A doctor can tell your preadolescent — and you — what to expect in the next few years.
These are certainly the most visible signs of puberty and impending adulthood, but kids who are showing physical changes (between the ages of 8 and 14 or so) also can be going through a bunch of changes that aren't readily seen from the outside. Many kids announce the onset of adolescence with a dramatic change in behavior around their parents.
They're starting to separate from mom and dad and become more independent.
The later you wait to have these talks, the more likely your child will be to form misconceptions or become embarrassed about or afraid of physical and emotional changes.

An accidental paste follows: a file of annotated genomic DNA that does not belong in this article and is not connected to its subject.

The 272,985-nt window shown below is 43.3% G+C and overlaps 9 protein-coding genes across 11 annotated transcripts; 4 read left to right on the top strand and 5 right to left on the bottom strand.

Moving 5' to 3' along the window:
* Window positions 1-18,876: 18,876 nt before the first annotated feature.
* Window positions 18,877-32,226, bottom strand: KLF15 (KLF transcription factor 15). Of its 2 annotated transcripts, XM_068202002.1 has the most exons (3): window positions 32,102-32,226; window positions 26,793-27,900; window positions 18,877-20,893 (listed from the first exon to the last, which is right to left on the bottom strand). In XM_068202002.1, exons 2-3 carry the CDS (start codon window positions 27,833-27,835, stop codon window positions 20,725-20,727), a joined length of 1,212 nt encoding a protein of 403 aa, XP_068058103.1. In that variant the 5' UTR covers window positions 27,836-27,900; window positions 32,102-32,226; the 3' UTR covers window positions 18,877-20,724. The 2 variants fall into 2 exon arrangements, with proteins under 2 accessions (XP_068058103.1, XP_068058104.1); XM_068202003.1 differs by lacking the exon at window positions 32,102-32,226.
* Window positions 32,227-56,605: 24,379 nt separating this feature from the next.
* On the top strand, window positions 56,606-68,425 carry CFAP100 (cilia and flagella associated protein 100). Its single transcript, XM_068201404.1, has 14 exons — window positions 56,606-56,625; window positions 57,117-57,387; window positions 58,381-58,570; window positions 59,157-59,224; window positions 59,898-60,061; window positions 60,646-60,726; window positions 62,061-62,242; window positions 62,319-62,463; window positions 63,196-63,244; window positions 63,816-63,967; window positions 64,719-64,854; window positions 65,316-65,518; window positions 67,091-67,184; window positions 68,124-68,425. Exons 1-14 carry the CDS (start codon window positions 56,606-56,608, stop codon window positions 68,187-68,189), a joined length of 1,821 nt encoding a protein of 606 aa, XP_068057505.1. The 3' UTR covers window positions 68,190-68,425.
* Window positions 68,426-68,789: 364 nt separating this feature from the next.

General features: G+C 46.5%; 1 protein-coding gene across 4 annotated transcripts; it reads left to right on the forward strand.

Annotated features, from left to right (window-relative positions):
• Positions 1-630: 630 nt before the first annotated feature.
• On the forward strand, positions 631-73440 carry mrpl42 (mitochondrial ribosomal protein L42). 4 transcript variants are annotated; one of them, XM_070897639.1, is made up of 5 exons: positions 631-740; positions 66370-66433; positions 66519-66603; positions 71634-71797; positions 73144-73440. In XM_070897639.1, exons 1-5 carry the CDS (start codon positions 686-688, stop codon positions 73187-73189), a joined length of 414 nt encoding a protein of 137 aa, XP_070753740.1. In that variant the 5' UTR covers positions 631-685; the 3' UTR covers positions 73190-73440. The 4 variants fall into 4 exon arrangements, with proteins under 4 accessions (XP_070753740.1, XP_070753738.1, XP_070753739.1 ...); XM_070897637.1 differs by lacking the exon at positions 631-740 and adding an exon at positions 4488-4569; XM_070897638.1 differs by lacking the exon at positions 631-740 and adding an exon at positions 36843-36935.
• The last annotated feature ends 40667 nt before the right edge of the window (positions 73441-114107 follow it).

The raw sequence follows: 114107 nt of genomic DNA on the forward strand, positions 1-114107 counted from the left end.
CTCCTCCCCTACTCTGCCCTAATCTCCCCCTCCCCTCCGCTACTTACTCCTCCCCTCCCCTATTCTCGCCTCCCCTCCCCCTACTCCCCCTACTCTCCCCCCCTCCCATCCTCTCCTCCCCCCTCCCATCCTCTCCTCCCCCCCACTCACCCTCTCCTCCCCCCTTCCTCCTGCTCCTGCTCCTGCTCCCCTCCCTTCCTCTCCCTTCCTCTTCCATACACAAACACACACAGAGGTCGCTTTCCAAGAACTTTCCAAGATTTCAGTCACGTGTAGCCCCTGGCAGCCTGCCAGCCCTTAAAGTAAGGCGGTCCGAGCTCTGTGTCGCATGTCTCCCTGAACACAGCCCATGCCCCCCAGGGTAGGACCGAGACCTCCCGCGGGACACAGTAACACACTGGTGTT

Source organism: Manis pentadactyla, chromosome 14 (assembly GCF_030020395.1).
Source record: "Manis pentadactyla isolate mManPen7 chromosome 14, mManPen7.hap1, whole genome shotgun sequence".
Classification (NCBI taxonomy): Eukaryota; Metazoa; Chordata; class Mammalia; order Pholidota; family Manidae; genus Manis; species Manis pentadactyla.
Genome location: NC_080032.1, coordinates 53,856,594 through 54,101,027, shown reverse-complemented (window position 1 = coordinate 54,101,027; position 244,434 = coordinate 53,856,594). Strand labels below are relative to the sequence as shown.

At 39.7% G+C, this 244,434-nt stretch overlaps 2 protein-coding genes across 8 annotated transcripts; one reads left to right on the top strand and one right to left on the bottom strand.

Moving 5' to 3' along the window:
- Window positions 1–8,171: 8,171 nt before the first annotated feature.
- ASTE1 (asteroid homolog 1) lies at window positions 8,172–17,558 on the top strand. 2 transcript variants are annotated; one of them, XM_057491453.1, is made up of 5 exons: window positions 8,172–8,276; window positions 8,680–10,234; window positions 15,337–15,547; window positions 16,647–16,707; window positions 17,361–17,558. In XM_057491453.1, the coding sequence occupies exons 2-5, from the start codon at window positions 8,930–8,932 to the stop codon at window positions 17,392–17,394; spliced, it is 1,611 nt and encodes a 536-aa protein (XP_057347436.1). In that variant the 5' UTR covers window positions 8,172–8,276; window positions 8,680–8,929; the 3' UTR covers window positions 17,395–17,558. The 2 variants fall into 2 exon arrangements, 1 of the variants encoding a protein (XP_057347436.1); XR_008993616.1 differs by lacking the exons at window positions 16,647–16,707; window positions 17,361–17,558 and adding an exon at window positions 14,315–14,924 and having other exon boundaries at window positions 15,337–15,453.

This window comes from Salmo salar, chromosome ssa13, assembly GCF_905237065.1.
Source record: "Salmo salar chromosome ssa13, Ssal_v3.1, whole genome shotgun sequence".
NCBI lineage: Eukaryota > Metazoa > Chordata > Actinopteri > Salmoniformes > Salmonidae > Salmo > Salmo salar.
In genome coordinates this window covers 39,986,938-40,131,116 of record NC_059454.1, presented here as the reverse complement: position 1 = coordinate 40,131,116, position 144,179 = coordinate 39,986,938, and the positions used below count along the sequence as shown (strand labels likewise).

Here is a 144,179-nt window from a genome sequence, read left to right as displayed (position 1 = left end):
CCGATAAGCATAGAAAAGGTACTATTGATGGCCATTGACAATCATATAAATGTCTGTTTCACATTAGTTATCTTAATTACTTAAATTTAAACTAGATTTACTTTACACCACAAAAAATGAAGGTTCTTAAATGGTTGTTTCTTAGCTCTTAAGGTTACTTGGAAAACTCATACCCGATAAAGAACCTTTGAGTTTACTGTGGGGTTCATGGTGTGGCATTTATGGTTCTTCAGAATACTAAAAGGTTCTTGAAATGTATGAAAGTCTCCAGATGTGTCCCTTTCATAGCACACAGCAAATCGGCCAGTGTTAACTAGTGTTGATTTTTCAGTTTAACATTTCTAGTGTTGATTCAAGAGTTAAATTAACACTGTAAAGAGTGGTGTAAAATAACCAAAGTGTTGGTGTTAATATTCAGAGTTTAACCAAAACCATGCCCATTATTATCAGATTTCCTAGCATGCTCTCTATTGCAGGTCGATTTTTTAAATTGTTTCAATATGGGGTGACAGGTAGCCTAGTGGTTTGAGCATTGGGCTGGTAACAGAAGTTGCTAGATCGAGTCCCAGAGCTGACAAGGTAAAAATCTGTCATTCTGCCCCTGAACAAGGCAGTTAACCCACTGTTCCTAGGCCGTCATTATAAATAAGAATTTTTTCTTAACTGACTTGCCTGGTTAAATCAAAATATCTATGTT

And the earlier you open the lines of communication, the better your chances of keeping them open through the teen years.
Kids often start "trying on" different looks and identities, and they become very aware of how they differ from their peers, which can result in episodes of distress and conflict with parents.
One of the common stereotypes of adolescence is the rebellious, wild teen continually at odds with mom and dad.
Answer the early questions kids have about bodies, such as the differences between boys and girls and where babies come from.
But don't overload them with information — just answer their questions.
feedings, toddler temper tantrums, and the back-to-school blues.
So why is the word "teenager" causing you so much worry?
If parents have appropriate expectations, teens will likely try to meet them.